Examples
There is no shortage of examples of the effect. You may personally try to recollect such instances in your own life, or the life of an acquaintance. Here are some examples with relatively simple beginnings and rather hellish outcomes. At least for the targets.
NeverSeconds
Nine-year-old schoolgirl Martha Payne created a simple blog called 'NeverSeconds'. She intended to make posts about the meals that her school served everyone. For her first post, she took a photo of what was barely a filling meal by anyone's standards. With the photo, she filled a comment, "The good thing about this blog is Dad understands why I am hungry when I get home." It was not her intent to 'expose' the problem, in fact I don't even think she saw it as an actual problem. But as the blog got a few hits from family and neighbors, they demanded the authority concerned, the Argyll and Bute Council, for a full briefing of the problem. The incident became local and successively international news. But it did not go too far, until the Argyll and Bute Council banned little Martha from taking pictures of the school meals and posting it on her blog. Once the media found this out (Martha had posted a supposedly final post called 'Goodbye', explaining everything), things went from bad to worse for the council. Meanwhile, the blog now has more than 9.5 million page views. Martha even got to meet the famous chef Jamie Oliver. She expanded her blog by including pictures of school meals taken by other kids from all over the world, like Germany and Japan.
McLibel
The McLibel case, officially known as 'McDonald's Corporation v Steel & Morris', was the longest-running case in English history. The whole thing started in 1986 and ended in 2005.
Members of the London Greenpeace, Helen Steel and David Morris, along with a few others, began distributing pamphlets titled What's Wrong with McDonald's: Everything they don't want you to know. It revealed certain aspects of the fast-food chain that could be considered bad for their image. Indeed, two of the allegations were 'torture and murder of animals' and 'exploitation of workers and banning of unions'. McDonald's Corporation did not like it, and sued them for libel.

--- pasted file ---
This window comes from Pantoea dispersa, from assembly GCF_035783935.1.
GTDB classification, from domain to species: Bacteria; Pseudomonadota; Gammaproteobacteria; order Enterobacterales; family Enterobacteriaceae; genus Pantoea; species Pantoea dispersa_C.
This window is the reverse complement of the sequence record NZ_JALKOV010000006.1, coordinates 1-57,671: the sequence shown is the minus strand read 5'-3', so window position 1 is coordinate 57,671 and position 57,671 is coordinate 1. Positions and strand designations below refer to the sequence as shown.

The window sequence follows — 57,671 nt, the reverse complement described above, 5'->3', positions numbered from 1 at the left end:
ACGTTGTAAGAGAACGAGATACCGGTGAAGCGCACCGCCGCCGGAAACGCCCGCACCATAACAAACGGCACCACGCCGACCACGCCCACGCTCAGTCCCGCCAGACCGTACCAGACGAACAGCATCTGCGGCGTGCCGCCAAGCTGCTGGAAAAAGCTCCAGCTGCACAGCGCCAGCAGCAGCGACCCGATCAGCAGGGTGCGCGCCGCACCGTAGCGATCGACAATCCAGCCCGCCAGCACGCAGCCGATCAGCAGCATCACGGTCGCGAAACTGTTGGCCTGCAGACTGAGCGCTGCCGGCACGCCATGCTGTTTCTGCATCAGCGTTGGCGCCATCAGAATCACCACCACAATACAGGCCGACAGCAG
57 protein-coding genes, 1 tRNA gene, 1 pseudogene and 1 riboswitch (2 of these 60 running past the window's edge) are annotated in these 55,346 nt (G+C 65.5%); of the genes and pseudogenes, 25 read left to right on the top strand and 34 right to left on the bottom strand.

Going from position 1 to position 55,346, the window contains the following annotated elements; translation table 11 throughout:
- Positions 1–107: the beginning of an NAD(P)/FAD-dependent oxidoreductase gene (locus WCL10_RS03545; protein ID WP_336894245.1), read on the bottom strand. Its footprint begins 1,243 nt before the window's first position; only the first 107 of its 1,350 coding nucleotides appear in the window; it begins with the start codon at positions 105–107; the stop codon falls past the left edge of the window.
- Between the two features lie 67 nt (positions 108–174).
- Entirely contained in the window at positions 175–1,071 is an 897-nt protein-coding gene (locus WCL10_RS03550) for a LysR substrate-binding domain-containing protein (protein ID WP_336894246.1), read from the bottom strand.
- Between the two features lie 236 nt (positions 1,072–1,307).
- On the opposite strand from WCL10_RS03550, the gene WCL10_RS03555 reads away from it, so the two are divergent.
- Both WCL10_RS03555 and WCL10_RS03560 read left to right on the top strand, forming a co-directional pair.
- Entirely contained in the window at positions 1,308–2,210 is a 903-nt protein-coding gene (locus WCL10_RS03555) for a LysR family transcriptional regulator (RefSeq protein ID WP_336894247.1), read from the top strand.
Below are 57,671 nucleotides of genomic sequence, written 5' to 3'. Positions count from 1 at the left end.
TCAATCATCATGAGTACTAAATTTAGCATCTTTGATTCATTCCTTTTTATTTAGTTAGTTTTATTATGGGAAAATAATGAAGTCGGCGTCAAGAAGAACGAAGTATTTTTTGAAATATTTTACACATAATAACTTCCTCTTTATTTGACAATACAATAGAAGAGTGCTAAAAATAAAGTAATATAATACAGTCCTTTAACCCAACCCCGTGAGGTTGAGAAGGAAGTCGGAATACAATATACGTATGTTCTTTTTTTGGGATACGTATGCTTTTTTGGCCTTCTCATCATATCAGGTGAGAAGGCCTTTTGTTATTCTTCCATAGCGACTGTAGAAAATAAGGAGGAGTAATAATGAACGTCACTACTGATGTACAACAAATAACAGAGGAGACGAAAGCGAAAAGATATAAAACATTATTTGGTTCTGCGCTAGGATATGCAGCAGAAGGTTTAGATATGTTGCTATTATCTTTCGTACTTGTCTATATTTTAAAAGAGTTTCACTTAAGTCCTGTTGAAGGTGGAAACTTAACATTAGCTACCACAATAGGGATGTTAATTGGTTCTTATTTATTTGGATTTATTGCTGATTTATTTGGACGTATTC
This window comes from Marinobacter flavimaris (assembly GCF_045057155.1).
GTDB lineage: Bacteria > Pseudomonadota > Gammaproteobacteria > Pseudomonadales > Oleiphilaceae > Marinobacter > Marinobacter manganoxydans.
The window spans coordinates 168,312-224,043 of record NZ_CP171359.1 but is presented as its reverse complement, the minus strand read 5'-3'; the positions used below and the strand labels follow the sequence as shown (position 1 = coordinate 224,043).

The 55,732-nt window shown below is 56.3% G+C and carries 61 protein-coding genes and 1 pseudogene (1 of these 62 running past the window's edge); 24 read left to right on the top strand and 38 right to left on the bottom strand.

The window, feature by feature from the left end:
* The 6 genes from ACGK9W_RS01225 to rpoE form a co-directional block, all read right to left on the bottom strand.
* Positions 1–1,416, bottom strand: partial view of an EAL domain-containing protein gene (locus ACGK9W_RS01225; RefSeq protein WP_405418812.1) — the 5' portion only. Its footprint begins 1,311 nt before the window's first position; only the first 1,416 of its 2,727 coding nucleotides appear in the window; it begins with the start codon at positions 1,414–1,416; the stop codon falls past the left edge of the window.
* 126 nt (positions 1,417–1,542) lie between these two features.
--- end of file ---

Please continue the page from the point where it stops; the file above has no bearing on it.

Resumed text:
The original reach of the campaigners was almost nothing: they were distributing pamphlets at just one outlet in the U.K., out of thousands. It would barely have turned the heads of about a handful of people who the pamphlets were handed out to. But thanks to some witless "assistance" by McDonald's, the allegations got international coverage. Now everyone knew about what the complaints were. In fact, the ruling judge concluded that some of the points on the pamphlet were quite true. McDonald's and its army of lawyers were up against two people who could barely come up with enough money to fight their case, and the whole world knew about it.
Beyoncé
The Super Bowl Halftime Show in February 2013 had Beyoncé performing some of her most famous tracks. Now when press photographers take pictures at live events, it's obvious that some photographs are not really meant to be shown to the public. Stars in unflattering light is never appreciated by the stars, but can be made into something weirdly popular by the media. So when a site posted all such awkward photos of Beyoncé's performance, her promoters hated them, and ordered the site to take them down. But wouldn't you know it, the public thronged the page to see all that Beyoncé was not supposed to look like.